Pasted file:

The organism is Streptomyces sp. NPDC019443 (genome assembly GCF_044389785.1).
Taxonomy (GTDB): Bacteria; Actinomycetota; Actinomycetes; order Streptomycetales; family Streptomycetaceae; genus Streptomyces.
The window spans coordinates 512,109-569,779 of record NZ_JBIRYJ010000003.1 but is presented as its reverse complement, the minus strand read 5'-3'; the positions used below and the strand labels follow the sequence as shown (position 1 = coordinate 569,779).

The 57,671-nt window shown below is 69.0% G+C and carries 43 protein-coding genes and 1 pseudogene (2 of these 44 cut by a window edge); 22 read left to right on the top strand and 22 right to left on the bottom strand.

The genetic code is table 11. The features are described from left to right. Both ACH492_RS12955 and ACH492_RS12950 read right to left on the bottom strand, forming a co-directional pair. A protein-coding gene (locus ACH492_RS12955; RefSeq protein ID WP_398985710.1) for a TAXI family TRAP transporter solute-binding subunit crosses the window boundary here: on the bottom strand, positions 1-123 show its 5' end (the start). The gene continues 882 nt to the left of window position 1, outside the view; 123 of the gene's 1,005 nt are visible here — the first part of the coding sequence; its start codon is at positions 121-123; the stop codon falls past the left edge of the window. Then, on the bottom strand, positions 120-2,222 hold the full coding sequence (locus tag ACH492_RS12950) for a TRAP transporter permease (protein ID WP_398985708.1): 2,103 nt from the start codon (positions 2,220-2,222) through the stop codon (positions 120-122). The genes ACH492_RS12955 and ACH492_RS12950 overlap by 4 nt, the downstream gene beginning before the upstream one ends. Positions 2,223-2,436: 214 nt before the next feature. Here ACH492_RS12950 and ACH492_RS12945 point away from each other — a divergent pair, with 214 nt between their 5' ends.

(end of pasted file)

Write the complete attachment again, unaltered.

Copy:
The organism is Streptomyces sp. NPDC019443 (genome assembly GCF_044389785.1).
Taxonomy (GTDB): Bacteria; Actinomycetota; Actinomycetes; order Streptomycetales; family Streptomycetaceae; genus Streptomyces.
The window spans coordinates 512,109-569,779 of record NZ_JBIRYJ010000003.1 but is presented as its reverse complement, the minus strand read 5'-3'; the positions used below and the strand labels follow the sequence as shown (position 1 = coordinate 569,779).

The 57,671-nt window shown below is 69.0% G+C and carries 43 protein-coding genes and 1 pseudogene (2 of these 44 cut by a window edge); 22 read left to right on the top strand and 22 right to left on the bottom strand.

The genetic code is table 11. The features are described from left to right. Both ACH492_RS12955 and ACH492_RS12950 read right to left on the bottom strand, forming a co-directional pair. A protein-coding gene (locus ACH492_RS12955; RefSeq protein ID WP_398985710.1) for a TAXI family TRAP transporter solute-binding subunit crosses the window boundary here: on the bottom strand, positions 1-123 show its 5' end (the start). The gene continues 882 nt to the left of window position 1, outside the view; 123 of the gene's 1,005 nt are visible here — the first part of the coding sequence; its start codon is at positions 121-123; the stop codon falls past the left edge of the window. Then, on the bottom strand, positions 120-2,222 hold the full coding sequence (locus tag ACH492_RS12950) for a TRAP transporter permease (protein ID WP_398985708.1): 2,103 nt from the start codon (positions 2,220-2,222) through the stop codon (positions 120-122). The genes ACH492_RS12955 and ACH492_RS12950 overlap by 4 nt, the downstream gene beginning before the upstream one ends. Positions 2,223-2,436: 214 nt before the next feature. Here ACH492_RS12950 and ACH492_RS12945 point away from each other — a divergent pair, with 214 nt between their 5' ends.